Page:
Archive | Certiorari Petitions RSS for this section

Strong Cert Candidate in the Supreme Court, May Counsel Delay in Pending Juvenile “Equivalent to Life” Sentences in States like Maryland.

By Michael Wein

The United States Supreme Court has before it, a case out of the Supreme Court of Missouri, Bostic v. Dunbar, that may affect similar pending cases in state and federal courts.  This includes the case in the Maryland Court of Appeals of Matthew McCullough v. Maryland, which had oral arguments in February.  Read More…

Advertisements

April 2018 Maryland Certiorari Grants

The Maryland Court of Appeals granted five writs of certiorari today:

Rodney Lee Agnew v. State of Maryland – Case No. 9, September Term, 2018
(Unreported CSA Opinion by Graeff, J.)

Issues – Criminal Law –Was a recorded communication on a cell phone between Petitioner and an unidentified speaker intercepted in violation of the Md. Wiretap Statute and erroneously admitted at trial when there was no enumerated exception for its admissibility?
Read More…

March 2018 Maryland Certiorari Grants

Yesterday, the Court of Appeals granted six writs of certiorari – all for the September 2018 Term – including Frederick and Carroll Counties’ separate challenges to state regulation of stormwater runoff collection, the impact of technical difficulties in a correctional officer’s termination hearing, and whether a medical prescription is inadmissible hearsay when offered as a defense to the possession of controlled dangerous substances offense. Read More…

Supreme Court Circuit Split Watch – Fourth Circuit’s Decision in Kumar v. Sudan, on Proper Service of Foreign States in the U.S.

By Michael Wein

 

The Fourth Circuit Court of Appeals three weeks ago issued a reported opinion in Kumar et al. v. Sudan, addressing how and where a foreign country may be served under 28 U.S.C. § 1608(a)(3), which allows, in pertinent part, service by mail “requiring a signed receipt[] to be addressed and dispatched by the clerk of the court to the head of the ministry of foreign affairs of the foreign state.” This case traces to the U.S.S. Cole bombing in 2000, when 17 Navy sailors lost their lives in a terrorism act against the servicemen and women docked in Yemen.   While al Qaeda claimed responsibility as the source of the bombing, Sudan’s material support for the terrorist organization, was a focus of civil suits holding the country responsible in the tragedy.   As Sudan similarly did in the face of civil suits filed in the District Court for the District of Columbia, (tracing to the 1998 Embassy Bombings in Tanzania and Kenya also by al Qaeda), Sudan felt that the proper response was apparently to not respond at all.[i] Read More…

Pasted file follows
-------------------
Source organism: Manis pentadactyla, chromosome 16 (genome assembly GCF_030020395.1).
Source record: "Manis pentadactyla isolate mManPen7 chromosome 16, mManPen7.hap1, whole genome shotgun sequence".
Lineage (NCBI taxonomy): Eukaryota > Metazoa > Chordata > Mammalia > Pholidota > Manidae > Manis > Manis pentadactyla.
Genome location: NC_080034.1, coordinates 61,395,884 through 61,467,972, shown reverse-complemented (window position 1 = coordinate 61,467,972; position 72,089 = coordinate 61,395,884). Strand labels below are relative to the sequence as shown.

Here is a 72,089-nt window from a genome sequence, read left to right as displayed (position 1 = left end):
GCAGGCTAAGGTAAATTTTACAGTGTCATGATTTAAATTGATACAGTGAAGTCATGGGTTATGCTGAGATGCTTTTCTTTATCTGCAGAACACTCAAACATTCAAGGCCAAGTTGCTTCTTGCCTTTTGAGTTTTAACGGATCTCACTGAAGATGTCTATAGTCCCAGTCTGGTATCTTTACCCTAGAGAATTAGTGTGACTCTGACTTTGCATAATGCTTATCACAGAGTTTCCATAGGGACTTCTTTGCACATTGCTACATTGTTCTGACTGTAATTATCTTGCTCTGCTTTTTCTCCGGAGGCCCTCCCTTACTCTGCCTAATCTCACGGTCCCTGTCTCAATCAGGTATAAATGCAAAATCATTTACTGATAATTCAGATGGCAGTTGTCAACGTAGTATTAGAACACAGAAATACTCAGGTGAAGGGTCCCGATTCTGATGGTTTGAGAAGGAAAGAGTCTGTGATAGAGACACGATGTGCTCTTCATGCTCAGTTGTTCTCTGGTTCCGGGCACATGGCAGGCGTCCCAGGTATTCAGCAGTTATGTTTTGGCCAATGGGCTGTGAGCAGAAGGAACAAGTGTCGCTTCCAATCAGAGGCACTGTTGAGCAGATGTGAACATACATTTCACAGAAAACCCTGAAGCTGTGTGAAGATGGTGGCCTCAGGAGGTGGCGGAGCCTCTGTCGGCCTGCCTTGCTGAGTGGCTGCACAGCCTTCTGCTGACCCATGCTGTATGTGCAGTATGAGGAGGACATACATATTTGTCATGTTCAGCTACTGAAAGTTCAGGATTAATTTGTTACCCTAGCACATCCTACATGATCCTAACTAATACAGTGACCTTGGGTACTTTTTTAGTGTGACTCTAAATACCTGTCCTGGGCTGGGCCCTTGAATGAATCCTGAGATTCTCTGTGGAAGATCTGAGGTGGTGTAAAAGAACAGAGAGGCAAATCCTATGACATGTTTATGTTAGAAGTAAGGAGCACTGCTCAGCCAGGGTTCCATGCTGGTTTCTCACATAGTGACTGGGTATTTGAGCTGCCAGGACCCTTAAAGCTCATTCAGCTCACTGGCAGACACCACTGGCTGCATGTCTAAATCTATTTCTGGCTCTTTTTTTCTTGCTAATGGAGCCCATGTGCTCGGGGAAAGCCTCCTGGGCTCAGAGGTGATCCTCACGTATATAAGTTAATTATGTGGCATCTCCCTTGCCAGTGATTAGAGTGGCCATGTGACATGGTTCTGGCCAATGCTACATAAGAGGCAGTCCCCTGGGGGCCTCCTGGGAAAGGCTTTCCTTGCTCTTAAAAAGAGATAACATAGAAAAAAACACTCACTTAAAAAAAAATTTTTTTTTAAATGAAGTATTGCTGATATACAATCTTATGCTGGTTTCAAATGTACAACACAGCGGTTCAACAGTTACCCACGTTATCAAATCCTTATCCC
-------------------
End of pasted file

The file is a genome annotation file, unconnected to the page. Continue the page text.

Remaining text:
February 2018 Maryland Certiorari Grants

The Court of Appeals of Maryland added eight cases to its merits docket today. Expert standards have been a hot topic as of late, and today’s list includes expert issues in both civil and criminal cases. There are some nuts-and-bolts issues, like authentication rules and discovery sanctions. Not surprisingly, in light of a dissent by Judge Berger, the grants include the Kennedy Krieger Institute’s challenge to a negligence claim arising out of a lead paint study.